Minnesota state rep ducks question on taxes because–Jesus
As a left-leaning charismatic Christian, I’ve worked to bust the stereotypes that are out there about Christians who are even remotely interested in politics. Well, a Republican state representative in Minnesota just made that job a lot harder.
Earlier this week, the Democrats (or DFLers, as they are called in Minnesota) in the state house tried to amend a tax bill to close loopholes for offshore tax havens. In the wee hours of Wednesday morning DFLer and former state house speaker Paul Thissen asked second-term Republican Abigail Whelan why she joined her fellow Republicans in opposing the bill.
The state house DFLers got a snippet of her response, which has to be seen to be believed.
Rather than answer the question, Whelan decided to give an “eternal perspective” on “the games we play here” in St. Paul.
At the end of the day, when we try to reach an agreement with divided government, we win some, we lose some. Nobody is really happy. But you know what? Happiness and circumstances–not what it’s about. There is actual joy to be found in Jesus Christ. Jesus loves you all. If you would like to get to know him, (if) you’re listening at home, here in this room, please email, call me, would love to talk to you about Jesus, he is the hope of this state and this country.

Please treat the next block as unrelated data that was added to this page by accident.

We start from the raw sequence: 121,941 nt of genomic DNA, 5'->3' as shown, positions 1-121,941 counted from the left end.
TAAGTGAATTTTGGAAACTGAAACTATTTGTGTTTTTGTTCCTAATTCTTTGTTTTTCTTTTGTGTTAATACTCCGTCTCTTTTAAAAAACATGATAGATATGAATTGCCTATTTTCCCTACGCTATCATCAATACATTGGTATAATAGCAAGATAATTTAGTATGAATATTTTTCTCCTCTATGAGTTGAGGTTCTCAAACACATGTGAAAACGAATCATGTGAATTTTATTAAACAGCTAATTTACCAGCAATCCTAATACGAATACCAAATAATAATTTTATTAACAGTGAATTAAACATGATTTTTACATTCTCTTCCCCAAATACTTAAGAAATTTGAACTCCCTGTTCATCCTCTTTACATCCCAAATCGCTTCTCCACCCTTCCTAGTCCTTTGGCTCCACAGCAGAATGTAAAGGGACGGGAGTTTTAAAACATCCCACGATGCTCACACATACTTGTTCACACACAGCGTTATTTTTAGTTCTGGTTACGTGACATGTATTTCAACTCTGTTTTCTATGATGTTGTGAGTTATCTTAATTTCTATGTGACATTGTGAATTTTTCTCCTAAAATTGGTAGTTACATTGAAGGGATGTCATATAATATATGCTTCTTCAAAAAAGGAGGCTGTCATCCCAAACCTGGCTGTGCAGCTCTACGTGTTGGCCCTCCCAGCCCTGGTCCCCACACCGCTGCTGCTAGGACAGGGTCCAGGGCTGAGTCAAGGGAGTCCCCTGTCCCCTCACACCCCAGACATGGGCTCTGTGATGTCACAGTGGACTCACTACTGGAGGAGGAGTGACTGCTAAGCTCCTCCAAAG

Wow. She couldn’t possibly have been a worse witness, from where I’m sitting. You would think that a born-again Christian legislator would feel particularly obligated to give coherent statements about their votes and think about the issues. This was so unbelievable that when Think Progress first mentioned it, I thought it was snark.
In just four years, Whelan has made a name for herself as one of the most hardline conservatives in the state legislature. She co-authored a failed attempt to enact a bathroom bill, saying it was necessary to fight “gender fluidity.” She also authored a bill that would have yanked funding from the University of Minnesota unless it ended fetal tissue research. It failed, but the fact it even made it for debate caused U of M’s top choice to lead research into what causes addictions to decline the position.
Am I the only one wondering if this is how Michele Bachmann sounded during her days in the state senate? Ironically, Whelan represents most of southwestern Anoka County, north of St. Paul—an area that is entirely within the borders of MN-06, Bachmann’s old district.
Hopefully we have a Democrat running against this woman already. Despite the Twin Cities suburbs’ massive swing to Trump, he only got 53 percent of the vote in Whelan’s district. Seems winnable on paper. The people of this district deserve better. Otherwise, if she isn’t derailed now, she could be a top candidate for MN-06 in the future. She’s only 29, and we could be hearing from her for awhile unless she’s sent packing.
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